The teardrop shape is something that is a compromise to ensure the valvetrain works for a long long while, IMO.

Perhaps they don't make it too wild to avoid valve hitting piston phenomenon but it will still be more than stock.... how much, it depends on the manufacturer research.... so the other thing that we can adjust would be ignition advance or retard and cam angle adjustment.
Yup, agree with this.

obviously high rpm power need high comp, or else it won't sustain the rpm and won't be able to generate enough power
Yes, that is the conclusion so far, but why?

For me, sustaining the RPM is the work of the valvesprings so that valvefloat doesn't happen to the extreme..

The generating enough power part is understood, but exactly 'how' is the question.

Studying cams, it seems like the big durations actually makes high rpm compression a lot less than the static. But I understand the big duration needed part, because at high rpms, the valves would close too fast for proper filling of the engine cyclinders.

So the idea seems to be like yours, that high compression makes power.. The question is how, which I'm still researching now.


on the second one, the low cam on vtec engine manages all this, but all the talk about this only on vtec cam, how about the low cam? don't anybody wants to study that too?
Actually there was a discussion a while back on this. in a "1.8L with 200whp" thread.

Seems like for high compression engines, big duration primary/secondary lobes (not the VTEC) are needed to enable the engine to run higher ignition timing without knock at low/mid rpms.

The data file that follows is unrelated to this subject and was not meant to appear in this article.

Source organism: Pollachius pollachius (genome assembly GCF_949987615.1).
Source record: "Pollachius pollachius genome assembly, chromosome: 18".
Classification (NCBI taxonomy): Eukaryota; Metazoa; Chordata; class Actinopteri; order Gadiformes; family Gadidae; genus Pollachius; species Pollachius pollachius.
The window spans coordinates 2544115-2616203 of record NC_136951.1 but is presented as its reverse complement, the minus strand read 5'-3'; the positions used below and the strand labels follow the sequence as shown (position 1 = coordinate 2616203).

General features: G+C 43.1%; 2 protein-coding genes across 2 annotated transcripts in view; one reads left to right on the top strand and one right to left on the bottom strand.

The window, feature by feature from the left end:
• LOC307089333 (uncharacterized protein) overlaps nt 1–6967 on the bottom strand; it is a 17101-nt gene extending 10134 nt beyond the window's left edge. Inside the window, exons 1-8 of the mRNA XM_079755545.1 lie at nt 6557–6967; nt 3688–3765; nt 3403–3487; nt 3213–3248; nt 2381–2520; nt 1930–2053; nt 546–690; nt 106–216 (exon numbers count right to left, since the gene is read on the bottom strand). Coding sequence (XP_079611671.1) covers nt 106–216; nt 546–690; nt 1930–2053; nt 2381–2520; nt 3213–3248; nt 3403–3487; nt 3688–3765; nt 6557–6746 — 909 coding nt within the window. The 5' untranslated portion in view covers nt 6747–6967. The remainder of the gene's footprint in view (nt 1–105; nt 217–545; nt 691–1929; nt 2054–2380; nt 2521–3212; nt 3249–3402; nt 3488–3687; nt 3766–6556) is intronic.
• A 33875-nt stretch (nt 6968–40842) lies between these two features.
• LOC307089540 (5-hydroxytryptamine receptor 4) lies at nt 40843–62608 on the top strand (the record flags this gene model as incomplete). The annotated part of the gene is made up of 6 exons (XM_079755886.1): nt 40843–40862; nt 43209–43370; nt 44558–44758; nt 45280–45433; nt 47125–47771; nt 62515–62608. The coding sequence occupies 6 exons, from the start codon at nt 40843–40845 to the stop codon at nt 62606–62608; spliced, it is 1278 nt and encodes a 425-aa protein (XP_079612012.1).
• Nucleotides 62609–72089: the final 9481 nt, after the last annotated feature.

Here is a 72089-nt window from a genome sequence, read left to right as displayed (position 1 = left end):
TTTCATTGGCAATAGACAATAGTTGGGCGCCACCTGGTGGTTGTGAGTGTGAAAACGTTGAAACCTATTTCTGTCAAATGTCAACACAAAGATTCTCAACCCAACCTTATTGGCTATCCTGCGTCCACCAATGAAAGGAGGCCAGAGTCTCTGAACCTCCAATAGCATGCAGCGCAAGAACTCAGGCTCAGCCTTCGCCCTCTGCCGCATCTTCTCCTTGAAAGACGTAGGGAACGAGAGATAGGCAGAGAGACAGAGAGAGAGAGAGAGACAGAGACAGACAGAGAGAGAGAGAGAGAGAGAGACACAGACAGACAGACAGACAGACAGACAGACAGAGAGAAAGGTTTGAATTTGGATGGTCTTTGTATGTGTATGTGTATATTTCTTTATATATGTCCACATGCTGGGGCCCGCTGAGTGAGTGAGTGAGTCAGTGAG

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harpoon

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harpoon

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Part throttle??.. Hmmm.. this one, I don't know yet.. I'm still on the stock intake manifold, so I'm logging all the stuff I can for the stock stuff, so when I swap, I have a baseline to compare to.

I haven't seen this new invention, but it does sound like a slide carb though. (O_o)

Studying cams, it seems like the big durations actually makes high rpm compression a lot less than the static. But I understand the big duration needed part, because at high rpms, the valves would close too fast for proper filling of the engine cyclinders.

So the idea seems to be like yours, that high compression makes power.. The question is how, which I'm still researching now.
about the throttle valve... you can have some reading here
BMW World - Technology

about the higher compression makes power, to me i guess it's because of the higher compression pressure, makes the combustion more powerful (ie higher pressure equal to bigger fire equals to higher push equals to piston move downward faster equal to extra enrgy produced)

make sense right??

besides higher compression, there is also need to ensure the intake could suck in more air and fuel.... job of the camshaft.

higher air pressure entering.... job of the intake manifold

better breathing through exhaust pulsing... job of the exhaust system

nice discussion here bro